theory: Have a look at the WWW links I put into prior replies.

*> I would suggest that throughout our existence, every
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*> single issue is based on probability
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No; mathematical proofs are not based on probability. In mathematics

you have certainty. All the REST is probability, hence uncertainty

(more or less), even scientific laws, like F = ma or e = mc**2 --

though the probability of those laws is overwhelmingly high.

*> - Water boiled at 100c
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*> yesterday so there is a good chance that water will boil at
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*> the same temperature tomorrow - nobody can be sure until it
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*> actually happens (Actually, water at higher altitudes boils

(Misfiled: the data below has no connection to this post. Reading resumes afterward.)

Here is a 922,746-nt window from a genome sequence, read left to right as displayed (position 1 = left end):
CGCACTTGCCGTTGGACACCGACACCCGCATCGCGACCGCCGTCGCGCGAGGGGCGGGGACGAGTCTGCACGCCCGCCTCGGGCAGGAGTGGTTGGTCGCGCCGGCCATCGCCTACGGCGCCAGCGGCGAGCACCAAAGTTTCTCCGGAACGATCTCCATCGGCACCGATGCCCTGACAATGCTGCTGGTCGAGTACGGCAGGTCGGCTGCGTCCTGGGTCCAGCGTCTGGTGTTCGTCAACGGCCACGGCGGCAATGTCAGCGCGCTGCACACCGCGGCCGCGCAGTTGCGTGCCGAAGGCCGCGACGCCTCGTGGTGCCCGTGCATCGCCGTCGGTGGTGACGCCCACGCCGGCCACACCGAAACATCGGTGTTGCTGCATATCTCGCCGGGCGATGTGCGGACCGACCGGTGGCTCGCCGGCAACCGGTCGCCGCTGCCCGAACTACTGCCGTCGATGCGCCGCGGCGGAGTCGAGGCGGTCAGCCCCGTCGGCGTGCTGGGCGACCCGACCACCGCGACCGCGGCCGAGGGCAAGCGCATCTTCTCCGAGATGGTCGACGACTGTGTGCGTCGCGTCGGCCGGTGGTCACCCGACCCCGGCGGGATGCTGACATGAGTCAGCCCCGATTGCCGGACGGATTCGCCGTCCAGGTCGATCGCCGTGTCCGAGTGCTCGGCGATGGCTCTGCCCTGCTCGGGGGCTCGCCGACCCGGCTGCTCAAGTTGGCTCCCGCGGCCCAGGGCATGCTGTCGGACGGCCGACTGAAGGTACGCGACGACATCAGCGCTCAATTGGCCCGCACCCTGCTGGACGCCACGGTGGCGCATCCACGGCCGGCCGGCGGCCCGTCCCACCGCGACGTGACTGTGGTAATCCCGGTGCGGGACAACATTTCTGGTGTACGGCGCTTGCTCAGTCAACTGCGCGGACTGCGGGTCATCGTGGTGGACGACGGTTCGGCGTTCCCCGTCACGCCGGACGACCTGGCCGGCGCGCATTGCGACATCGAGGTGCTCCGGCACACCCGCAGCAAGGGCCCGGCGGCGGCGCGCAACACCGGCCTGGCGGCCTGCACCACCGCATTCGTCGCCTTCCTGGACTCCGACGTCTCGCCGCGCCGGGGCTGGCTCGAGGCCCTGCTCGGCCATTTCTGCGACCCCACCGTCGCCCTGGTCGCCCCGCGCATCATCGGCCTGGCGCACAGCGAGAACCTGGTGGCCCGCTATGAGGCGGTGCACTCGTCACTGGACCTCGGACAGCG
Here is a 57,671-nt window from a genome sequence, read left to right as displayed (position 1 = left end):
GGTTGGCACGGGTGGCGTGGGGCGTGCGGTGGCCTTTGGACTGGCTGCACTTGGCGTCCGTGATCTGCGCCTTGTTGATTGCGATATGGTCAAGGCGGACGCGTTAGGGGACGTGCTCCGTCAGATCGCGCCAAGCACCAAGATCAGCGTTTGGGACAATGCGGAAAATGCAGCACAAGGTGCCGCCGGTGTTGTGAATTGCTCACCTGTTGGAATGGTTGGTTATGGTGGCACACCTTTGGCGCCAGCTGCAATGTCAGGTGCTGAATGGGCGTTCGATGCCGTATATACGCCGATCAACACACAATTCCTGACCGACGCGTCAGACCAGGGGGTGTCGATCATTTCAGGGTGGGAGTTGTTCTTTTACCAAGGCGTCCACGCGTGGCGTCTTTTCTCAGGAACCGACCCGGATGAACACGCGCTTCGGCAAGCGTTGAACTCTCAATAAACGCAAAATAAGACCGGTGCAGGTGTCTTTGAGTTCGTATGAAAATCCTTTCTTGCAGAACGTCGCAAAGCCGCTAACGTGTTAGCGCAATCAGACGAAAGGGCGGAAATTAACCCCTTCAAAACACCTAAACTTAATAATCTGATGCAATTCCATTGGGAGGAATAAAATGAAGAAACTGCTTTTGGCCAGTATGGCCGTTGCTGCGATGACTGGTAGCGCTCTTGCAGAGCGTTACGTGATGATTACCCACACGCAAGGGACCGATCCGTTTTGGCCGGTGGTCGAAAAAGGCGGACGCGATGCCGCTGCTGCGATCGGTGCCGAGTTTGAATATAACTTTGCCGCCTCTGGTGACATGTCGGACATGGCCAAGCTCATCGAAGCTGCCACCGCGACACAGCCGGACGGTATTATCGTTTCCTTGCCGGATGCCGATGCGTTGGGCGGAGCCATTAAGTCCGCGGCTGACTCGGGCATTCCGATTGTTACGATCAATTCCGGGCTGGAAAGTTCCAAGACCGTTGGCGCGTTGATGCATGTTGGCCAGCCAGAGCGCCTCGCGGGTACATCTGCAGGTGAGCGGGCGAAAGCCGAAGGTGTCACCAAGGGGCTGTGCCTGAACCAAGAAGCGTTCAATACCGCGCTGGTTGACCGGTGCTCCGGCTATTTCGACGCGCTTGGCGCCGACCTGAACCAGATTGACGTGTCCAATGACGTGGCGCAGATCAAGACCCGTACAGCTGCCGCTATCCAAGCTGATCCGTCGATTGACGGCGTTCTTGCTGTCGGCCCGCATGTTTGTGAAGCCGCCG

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*> at a higher temperature). An alternative piece of
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*> 'information' may suggest that water will boil at lower
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*> temperatures depending on a number of factors. This in the
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*> purest sense, is information. However, it does not decrease
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*> your uncertainty because it does not reduce the number of
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*> alternatives. Suppose your occupation is based on the